Greyhaven was started 17 years ago by a couple who only took in small birds like budgies and canaries. But then they got an African grey parrot and it not only changed the name but the outlook of the rescue.

The non-profit is now composed of dozens of volunteers with five members who sit on its board of directors. Tamas donates hours each day to feeding the birds, cleaning up after them, and showing them love and attention.

“We just have all committed because we love the birds and someone has to look after them.”

There’s an interview process before Greyhaven will adopt out a bird to somebody, including a home visit to determine suitability. It’s during that visit that Tamas will sometimes identify hazards to the bird, such as a large pet with predatory instincts.

Tamas urges potential adopters to research before buying a bird so they’re not abandoned later.

The most emotional part of her job is letting the birds go to a family with the hope it will be treated right.

“A little piece of yourself goes with each one of them,” she says. “The nice part is when you find somebody who loves their bird.

For more information on the birds or to donate visit

Just Posted

4-year-old child injured in Surrey after falling out window

Child fell out of third-storey window, expected to fully recover

City of White Rock hosts official pier reopening

Event included ribbon-cutting, speeches, live music

Surrey school district to allow students to miss class for global climate strike

Students must be excused from school by parents; will be able to make up missed work without penalty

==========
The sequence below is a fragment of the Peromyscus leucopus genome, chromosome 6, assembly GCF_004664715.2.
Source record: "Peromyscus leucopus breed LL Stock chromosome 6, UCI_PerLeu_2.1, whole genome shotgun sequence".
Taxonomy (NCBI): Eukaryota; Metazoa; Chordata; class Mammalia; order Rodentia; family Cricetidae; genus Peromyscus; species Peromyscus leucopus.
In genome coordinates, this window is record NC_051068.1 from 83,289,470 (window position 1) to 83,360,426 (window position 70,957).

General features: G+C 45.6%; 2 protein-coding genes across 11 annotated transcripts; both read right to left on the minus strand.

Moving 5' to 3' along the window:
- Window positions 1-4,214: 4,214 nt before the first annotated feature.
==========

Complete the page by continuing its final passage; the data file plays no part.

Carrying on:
Surrey rallies for change in global climate strike

Holland Park event part of marches around the world Sept. 20

Surrey RCMP need help to find missing man

Denis Godard, 64, who was reported missing on Sept. 19

VIDEO: A moment to remember during the World Lacrosse Men’s Indoor Championship in B.C.

Diego Hernandez Valenzuela’s team lost, but he felt like a winner Saturday

B.C. VIEWS: School officials join fact-free ‘climate strike’

Students, public get distorted picture of greenhouse gases

Vancouver Giants complete weekend sweep of Cougars

Back-to-back road trip victories for Langley-based team

Handgun crackdown, health spending and transit plans latest campaign promises

Friday was the end of a busy week on the campaign trail

B.C. woman photographs massive ant swarm on Abbotsford driveway

She asked what the ants were doing? The answer: war

Iconic 90s TV show ‘Friends’ celebrates 25th anniversary

The iconic, decade-long television show aired its first episode 25 years ago today

Westbound crash on Highway 1 in Langley causing extreme traffic delays

Collision occured just after Glover Road, cars backed up all the way to 264th Street

Police arrest B.C. phone scammer linked to illegal call centres in India

Person arrested in Burnaby here on a work visa, says police

Air Canada forced girl, 12, to remove hijab: civil rights group

The San Francisco Bay Area office of the Council on American-Islamic Relations calling for change

Most Read